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Could someone please tell me what I am missing in the following argument. Either my understanding of the exact statement of Ado's theorem is wrong, or there is a flaw in my argument below.

For a finite dimensional Lie algebra ${\bf g}$ consider the adjoint representation $\phi:{\bf g}\rightarrow {\bf gl}\left({\bf g}\right); \phi\left(X\right)={\bf ad}_X$. We have $\ker\left(\phi\right)={\cal z}\left({\bf g}\right)$ the centre of ${\bf g}$, so we can think of ${\bf g}$ as the direct sum $\left({\bf g} / {\cal z}\left({\bf g}\right)\right) \bigoplus {\cal z}\left({\bf g}\right)$ of the matrix Lie algebra of little ad matrices and the centre ${\cal z}\left({\bf g}\right)$. But then, suppose the centre is m-dimensional; since Abelian it can be represented as the algebra of $m\times m$ diagonal matrices. So the whole Lie algebra can be realised as the algebra of block-diagonal matrices of the form:

$\left(\begin{array}{cc}{\bf ad}_X & {\bf 0} \\\\ {\bf 0} & {\bf \Lambda}\end{array}\right)$

where ${\bf \Lambda}$ is an $m\times m$ diagonal matrix.

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  • $\begingroup$ Why can we think of $\mathbf g$ as a direct sum? $\endgroup$ – darij grinberg Apr 19 '11 at 9:37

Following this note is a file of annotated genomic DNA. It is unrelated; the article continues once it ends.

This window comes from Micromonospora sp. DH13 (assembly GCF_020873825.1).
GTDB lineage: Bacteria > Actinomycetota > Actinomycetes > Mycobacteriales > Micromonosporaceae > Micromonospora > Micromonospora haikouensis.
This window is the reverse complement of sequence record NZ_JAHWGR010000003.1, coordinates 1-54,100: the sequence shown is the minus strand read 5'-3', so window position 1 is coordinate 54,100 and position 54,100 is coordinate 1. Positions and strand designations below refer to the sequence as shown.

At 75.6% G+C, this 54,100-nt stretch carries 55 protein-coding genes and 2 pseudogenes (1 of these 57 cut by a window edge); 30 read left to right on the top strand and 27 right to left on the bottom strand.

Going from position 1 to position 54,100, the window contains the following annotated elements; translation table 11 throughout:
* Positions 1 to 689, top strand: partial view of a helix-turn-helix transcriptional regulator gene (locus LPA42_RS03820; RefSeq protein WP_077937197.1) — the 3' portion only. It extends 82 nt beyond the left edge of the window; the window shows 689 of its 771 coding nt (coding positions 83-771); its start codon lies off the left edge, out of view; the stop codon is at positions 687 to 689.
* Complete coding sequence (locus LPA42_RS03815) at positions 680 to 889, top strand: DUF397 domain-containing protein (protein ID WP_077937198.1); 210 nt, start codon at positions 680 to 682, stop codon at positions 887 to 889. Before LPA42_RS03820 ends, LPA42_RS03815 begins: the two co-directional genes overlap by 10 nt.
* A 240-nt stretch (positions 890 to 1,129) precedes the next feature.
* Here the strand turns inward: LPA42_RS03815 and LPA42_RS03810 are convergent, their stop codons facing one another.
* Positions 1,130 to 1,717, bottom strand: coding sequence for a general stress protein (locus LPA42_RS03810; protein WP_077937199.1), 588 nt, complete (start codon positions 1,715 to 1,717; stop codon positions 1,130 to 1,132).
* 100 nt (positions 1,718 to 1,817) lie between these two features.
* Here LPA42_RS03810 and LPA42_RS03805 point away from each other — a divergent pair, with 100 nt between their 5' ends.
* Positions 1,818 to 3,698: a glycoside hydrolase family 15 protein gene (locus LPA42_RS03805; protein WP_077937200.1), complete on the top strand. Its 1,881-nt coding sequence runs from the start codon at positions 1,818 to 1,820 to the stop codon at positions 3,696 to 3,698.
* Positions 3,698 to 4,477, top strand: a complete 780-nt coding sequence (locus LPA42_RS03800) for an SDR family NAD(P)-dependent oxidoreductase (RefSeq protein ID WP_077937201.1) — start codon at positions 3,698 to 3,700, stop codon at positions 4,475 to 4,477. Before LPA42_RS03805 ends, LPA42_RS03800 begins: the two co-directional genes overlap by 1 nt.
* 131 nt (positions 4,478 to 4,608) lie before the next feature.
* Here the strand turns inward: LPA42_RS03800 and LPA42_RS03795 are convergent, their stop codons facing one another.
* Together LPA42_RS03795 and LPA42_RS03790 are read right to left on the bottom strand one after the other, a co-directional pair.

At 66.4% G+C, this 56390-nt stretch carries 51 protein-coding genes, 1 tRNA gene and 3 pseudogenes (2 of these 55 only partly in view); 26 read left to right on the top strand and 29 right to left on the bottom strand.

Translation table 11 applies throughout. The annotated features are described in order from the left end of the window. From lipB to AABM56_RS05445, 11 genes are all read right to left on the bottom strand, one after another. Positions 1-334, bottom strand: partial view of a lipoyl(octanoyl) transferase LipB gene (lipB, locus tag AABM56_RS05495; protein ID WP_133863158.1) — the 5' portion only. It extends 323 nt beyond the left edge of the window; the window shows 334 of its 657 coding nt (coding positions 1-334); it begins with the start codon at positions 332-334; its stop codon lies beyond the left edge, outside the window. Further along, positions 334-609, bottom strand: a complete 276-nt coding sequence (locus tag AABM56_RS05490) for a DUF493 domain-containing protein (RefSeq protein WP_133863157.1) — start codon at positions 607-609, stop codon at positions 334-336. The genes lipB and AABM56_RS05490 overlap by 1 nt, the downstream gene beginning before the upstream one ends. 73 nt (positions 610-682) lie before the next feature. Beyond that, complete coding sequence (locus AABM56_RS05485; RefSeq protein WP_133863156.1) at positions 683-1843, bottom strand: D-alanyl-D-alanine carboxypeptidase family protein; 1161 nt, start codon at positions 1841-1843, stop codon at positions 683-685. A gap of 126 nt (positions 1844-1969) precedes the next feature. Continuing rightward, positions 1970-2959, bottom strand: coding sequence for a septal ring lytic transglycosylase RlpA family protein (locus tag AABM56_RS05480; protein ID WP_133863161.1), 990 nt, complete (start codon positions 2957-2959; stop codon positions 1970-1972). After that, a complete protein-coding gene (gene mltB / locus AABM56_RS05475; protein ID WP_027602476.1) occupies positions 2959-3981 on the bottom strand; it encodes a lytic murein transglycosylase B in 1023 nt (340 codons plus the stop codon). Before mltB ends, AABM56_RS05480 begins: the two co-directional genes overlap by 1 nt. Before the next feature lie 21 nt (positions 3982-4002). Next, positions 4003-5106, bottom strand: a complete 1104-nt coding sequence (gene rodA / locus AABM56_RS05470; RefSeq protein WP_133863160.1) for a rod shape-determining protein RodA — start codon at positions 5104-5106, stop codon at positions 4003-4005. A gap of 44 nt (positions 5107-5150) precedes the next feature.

• $\begingroup$ (NB: direct sum of WHAT structures?) $\endgroup$ – darij grinberg Apr 19 '11 at 9:37
  • $\begingroup$ Hello Darij: the centre ${\cal z}\left({\bf g}\right)$ is an ideal - the formatting should be clearer now: $\endgroup$ – Selene Routley Apr 19 '11 at 9:43
  • $\begingroup$ Grand Charles, many thanx $\endgroup$ – Selene Routley Apr 19 '11 at 9:47
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    $\begingroup$ Incidentally, a proof (in characteristic $0$) of Ado's theorem is available in the Lie Theory lecture notes on my website: math.berkeley.edu/~theojf/LieQuantumGroups.pdf . From start to finish, the proof is basically Chapter 4. The main inputs are the Zassenhaus extension lemma (which lets you build modules (with good control of what acts nilpotently) of a large Lie algebra from modules of pieces of the Lie algebra) and Levi's theorem, which breaks every Lie algebra as a semidirect product of a solvable part and a semisimple, and hence is a better version of your block decomposition. $\endgroup$ – Theo Johnson-Freyd Apr 19 '11 at 14:55
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Your argument fails because the bracket can (sometimes) take pairs of elements into the centre. Therefore the direct sum as vector spaces isn't necessarily a direct sum of Lie algebras. For nilpotent Lie algebras, such as the Heisenberg algebra, you can't make the claim about block-diagonal form.

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